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Marius Hills
Marius Hills (click to enlarge)
 
 

Marius Hills

Exploring Marius Hills will reveal more on the geologic processes that form sinuous rilles and develop new insights about lunar and planetary volcanic processes. One of the longest sinuous rilles on the Moon, the unnamed rille to the right is one of 20 rilles in the Marius Hills region. The incredible geologic diversity of the Marius region--where mare deposits, volcanic domes, sinuous rilles, and small localized pyroclastic deposits are all in easy roving distance from one another--makes the Marius Constellation site a geologist's paradise and a prime candidate for a human lunar sortie mission.

Black and white image of a ridge on the moon.
Rim of a large sinuous rille on the western edge of the Marius Hills

Viewable through terrestrial telescopes, the Marius Hills region of the Moon has been a high-priority target for human lunar exploration for almost 50 years. In fact, the Marius Hills region was one of the top candidates for an Apollo landing site (and, as memorably recounted by Don Wilhelms in To a Rocky Moon, was very nearly the choice for the Apollo 15 landing site). Had the Apollo landings not come to a premature end, it is likely that Americans would have explored the region during the early 1970s.

The geology of the Marius Hills region is very complicated. Located in southwest Oceanus Procellarum west of Marius crater (lending the region its name) and northeast of the famous Reiner Gamma formation, the Marius Hills complex represents the largest concentration of volcanic features on the Moon. Over 250 volcanic domes are found here, along with sinuous rilles, as well as some steeper-sided, roughly cone-shaped positive relief features that previous scientific investigations of the region have suggested are composed of pyroclastic materials. Unlike the domes created by nonmare volcanic processes (such as the Gruithuisen Domes, also a Constellation region of interest) which occur in the lunar highlands, near mare-highlands boundaries, the Marius Hills complex is located on a plateau that is completely surrounded by Oceanus Procellarum. Multispectral data from the 1994 Clementine mission indicates that the composition of the domes and cones in the Marius Hills complex are very similar to the surrounding mare basalts.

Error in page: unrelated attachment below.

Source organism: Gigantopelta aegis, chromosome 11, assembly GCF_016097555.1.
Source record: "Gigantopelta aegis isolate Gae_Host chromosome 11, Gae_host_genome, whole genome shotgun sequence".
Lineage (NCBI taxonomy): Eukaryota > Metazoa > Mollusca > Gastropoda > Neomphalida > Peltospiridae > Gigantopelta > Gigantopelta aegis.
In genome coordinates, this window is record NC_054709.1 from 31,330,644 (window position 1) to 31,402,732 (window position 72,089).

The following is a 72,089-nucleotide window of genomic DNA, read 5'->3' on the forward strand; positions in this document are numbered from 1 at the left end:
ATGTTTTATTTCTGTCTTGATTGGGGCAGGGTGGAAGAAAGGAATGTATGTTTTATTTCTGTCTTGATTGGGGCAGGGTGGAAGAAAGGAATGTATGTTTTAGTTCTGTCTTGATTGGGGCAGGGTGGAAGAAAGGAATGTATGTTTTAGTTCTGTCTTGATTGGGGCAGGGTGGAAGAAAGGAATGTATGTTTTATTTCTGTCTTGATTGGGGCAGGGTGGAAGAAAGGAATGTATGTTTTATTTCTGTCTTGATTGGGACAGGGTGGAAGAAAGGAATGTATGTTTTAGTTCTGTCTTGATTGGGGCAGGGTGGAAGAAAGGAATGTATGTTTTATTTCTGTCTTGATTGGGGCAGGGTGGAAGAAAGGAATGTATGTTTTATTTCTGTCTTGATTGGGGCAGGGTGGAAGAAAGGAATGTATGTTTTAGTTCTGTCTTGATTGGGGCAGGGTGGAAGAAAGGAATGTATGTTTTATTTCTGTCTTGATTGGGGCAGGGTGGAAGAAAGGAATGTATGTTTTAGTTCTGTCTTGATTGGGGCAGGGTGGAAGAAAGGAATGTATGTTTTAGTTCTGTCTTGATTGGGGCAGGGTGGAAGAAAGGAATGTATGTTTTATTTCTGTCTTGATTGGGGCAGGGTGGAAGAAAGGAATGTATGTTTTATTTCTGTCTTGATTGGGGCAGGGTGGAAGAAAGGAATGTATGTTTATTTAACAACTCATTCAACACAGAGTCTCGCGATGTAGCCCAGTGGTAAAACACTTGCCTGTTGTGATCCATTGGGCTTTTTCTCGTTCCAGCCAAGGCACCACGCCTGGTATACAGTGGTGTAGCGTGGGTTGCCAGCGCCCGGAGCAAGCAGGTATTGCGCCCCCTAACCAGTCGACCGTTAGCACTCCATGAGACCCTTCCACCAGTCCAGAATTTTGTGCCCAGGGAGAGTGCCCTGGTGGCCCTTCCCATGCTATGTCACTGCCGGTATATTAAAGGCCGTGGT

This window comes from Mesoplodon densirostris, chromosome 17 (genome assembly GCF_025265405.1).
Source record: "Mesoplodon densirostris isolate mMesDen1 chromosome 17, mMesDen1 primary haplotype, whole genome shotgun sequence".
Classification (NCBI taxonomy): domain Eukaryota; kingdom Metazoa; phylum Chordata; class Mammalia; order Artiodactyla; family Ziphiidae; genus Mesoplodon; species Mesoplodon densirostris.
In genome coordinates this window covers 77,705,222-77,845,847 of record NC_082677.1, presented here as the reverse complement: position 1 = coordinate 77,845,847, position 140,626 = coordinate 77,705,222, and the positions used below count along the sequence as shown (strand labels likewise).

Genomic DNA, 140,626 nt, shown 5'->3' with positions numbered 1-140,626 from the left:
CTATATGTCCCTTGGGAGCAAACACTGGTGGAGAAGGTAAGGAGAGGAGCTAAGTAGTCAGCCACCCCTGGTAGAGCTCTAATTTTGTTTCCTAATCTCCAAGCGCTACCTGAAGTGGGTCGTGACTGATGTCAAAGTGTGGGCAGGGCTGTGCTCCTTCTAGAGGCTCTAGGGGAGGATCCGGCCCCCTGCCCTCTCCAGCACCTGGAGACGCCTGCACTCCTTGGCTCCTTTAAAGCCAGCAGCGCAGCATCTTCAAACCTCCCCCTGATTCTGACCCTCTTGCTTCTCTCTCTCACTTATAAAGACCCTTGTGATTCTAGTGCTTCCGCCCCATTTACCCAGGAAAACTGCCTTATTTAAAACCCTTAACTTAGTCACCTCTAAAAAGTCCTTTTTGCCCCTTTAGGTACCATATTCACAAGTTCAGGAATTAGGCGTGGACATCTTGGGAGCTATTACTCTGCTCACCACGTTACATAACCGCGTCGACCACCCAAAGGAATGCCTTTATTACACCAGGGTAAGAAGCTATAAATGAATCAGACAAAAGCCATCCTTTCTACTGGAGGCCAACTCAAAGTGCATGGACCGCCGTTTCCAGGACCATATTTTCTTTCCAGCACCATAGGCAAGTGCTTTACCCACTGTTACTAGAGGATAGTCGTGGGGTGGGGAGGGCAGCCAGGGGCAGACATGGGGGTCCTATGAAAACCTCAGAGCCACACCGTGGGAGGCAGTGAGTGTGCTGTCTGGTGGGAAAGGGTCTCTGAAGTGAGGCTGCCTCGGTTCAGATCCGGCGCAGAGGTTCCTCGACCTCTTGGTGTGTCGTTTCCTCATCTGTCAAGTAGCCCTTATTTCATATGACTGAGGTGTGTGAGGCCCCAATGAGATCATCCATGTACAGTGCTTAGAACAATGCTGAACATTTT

So, what geologic process concentrated all of these volcanic features in this region? We simply don't (yet) know the answer to that question, although based on the available data we can make a reasonable hypothesis: that the Marius Hills domes were produced billions of years ago by episodic eruptions of low effusion rate, low-temperature, viscous, high crystal content mare lavas contemporaneously with emplacement of the surrounding mare basalts. That model would require some sort of long-lived, shallow, and occasionally replenished source reservoir for the dome-forming lavas, with the sinuous rilles being formed later by subsequent eruptions of higher-effusion rate, less viscous mare materials that didn't form domes. However, we need further exploration to ascertain whether this model is accurate--or not. Important contributions to understanding the geology of the Marius Hills will be made with long-lived teleoperated surface mobility systems that can survey and explore the many geologic features in the Marius region. But, we won't know for certain until human explorers reach the region to do the fieldwork and collect the samples that we'll need to answer these key scientific questions.

Check out the full-resolution NAC frame to plan your own adventure in the Marius Hills.

For more information, see:
D. J. Heather, S. K. Dunkin, and L. Wilson (2003) Volcanism on the Marius Hills plateau: Observational analyses using Clementine multispectral data, Journal of Geophysical Research, Vol. 108, NO. E3, 5017.

Credit: NASA/GSFC/Arizona State University



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Last Updated: 3 Jan 2013